Microscopic sections revealed a tumor that had a predominantly glial background. There was a well-defined fibrillary glial proliferation, with occasional fragments of Rosenthal fibers similar to that seen in a pilocytic astrocytoma (Figure 2(a)). Multiple eosinophilic granular bodies were also present (Figure 2(b)). No mitotic activity was seen and the cells demonstrated only mild pleomorphism. Normal and dysplastic neurons were seen, interspersed within the fibrillary matrix. In some areas the neuronal population was present in clusters while in other areas these dysplastic cells were identified by their large size, occasionally ballooned appearance as well as the binucleate morphology of some cells (Figure 2(c)). Immunohistochemistry for GFAP readily identified the glial background with extensive staining of processes and cytoplasm (Figure 2(d)). Synaptophysin decorated the large occasionally binucleate cells, confirming their neural origin (Figure 2(e)). Some neurons were also immunoreactive for CD34 (Figure 2(f)). Collectively the morphologic features and immunophenotype confirmed the diagnosis of ganglioglioma, despite the lesion’s unusual location.

Figure 2

3. Discussion

Gangliogliomas are defined in the WHO Classification of Tumors of the Central Nervous System as “a well-differentiated, slow growing, glioneuronal neoplasm composed of dysplastic ganglion cells (i.e. large cells with dysmorphic neuronal features without the architectural arrangement or cytological characteristics of cortical neurons) in combination with neoplastic glial cells” [1]. These tumors, which are composed of a combination of neuronal and glial tissue, have been reported to account for 0.4% of all CNS tumors and 1–1.5% of all brain tumors [24]. Though rare, they have been classified as grade I tumors because of their slow growing and mostly benign nature [5, 6]. Gangliogliomas in general are low grade neoplasms with a 7.5 year recurrence-free survival rate of 97% [4].

Gangliogliomas are most commonly found in the temporal and frontal lobes of young, male adults [7]. Their presence in the suprasellar region is rare, with only a handful of cases having been reported to date [8]. The differential diagnoses associated with these suprasellar region lesions can be dependent on the age of the patient. In adults, the differential diagnoses could include meningioma and pituitary adenoma with a suprasellar extension, while in children the list includes craniopharyngioma and hypothalamic chiasmatic glioma [9]. Other diagnoses that should be considered are tumors that occur more commonly in the suprasellar region, such as germinoma or eosinophilic granuloma [9]. The clinical presentation of a ganglioglioma will include seizures, and those that are present in the suprasellar area will additionally include visual impairment [9]. There have been two cases that reported diabetes insipidus caused by a ganglioglioma in the suprasellar region [8].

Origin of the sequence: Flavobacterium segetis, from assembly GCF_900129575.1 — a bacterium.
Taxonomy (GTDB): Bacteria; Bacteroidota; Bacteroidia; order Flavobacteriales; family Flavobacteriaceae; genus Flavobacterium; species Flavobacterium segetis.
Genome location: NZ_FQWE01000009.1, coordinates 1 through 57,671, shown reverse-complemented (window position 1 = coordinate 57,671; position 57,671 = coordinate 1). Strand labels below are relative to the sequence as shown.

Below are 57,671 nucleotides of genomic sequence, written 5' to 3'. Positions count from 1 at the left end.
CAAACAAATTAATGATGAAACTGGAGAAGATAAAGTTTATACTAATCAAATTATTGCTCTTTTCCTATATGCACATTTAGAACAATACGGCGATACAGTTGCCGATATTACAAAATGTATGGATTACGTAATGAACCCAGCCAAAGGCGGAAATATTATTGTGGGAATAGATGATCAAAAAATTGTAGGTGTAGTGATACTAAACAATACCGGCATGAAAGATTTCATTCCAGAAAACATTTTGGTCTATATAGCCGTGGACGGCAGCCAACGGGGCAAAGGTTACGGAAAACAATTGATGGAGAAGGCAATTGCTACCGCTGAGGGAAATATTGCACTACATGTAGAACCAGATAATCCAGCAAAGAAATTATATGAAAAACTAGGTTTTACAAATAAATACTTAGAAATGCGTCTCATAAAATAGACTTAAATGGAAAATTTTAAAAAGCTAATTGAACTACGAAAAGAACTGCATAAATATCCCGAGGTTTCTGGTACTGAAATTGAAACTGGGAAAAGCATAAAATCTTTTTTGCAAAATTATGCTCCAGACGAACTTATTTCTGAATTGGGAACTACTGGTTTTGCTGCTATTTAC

CT scan imaging of gangliogliomas has been reported to show a hypodense lesion with calcifications, and these lesions may enhance with contrast in fewer than 40% of patients [6]. Some cases of gangliogliomas have been reported to be undetectable by CT scans, and therefore MR imaging is strongly recommended for diagnosis [10]. MR imaging has shown that gangliogliomas may be made up of cystic or solid parts that appear differently on T1-weighted and T2-weighted images [6]. Approximately 57% of gangliogliomas have cystic components, which appear as hyperintense on T2-weighted images [9]. Cystic components of these tumors are distinguishable from more common cysts by their irregular margins and associated soft tissue components [6]. Solid tumor components appear isointense to hyperintense to gray matter on T2 weighted images but hypointense to fluid signal cystic components [9].

The histopathology of gangliogliomas is typically quite characteristic and is usually easily distinguishable from other diagnostic considerations. The unusual location of this tumor notwithstanding, the pathologic diagnosis was readily apparent. The presence of a diffuse neoplastic fibrillary glial background with eosinophilic granular bodies, combined with dysplastic ganglion cells, is quite characteristic. Binucleate neurons, often arranged in clusters with apparent disregard for normal configuration, are confirmatory. Additionally, immunohistochemistry for GFAP defined the glial component. Multiple dysplastic neurons immunoexpressed CD34: this marker is not expressed in normal neurons but is frequently seen in abnormal neurons in gangliogliomas [11].

The overall characteristics of gangliogliomas suggest that they are often well defined, which makes complete surgical excision a promising possibility for treatment with good prognosis [6, 10]. However, those that are found in the suprasellar region are often not easily accessible and subtotal resection is not uncommon, thus making radiotherapy the most preferred plan of treatment [9]. Because total removal of these suprasellar gangliogliomas can be difficult, the prognosis has been varied. Most patients who have been successfully treated have been stable since completion of treatment, with 80% having complete seizure relief and 20% experiencing a significant improvement of seizure symptoms [6]. However, there has been no record of improvement of vision in patients [9].

In summary this report presents a rare case of suprasellar ganglioglioma in a young male. The vast majority of gangliogliomas are found in the temporal and frontal lobes with only a few reports of occurrence in the suprasellar region. The differential diagnosis of lesions encountered in this region often does not include these tumors by either radiology or pathology. Increased awareness of the possibility of this rare lesion in a highly uncommon location is therefore important in the management of these tumors.

Conflicts of Interest

All coauthors state that they have no financial or other conflicts of interest.

Authors’ Contributions

Each coauthor has contributed to the planning, development, and writing of the manuscript and review of the final submission.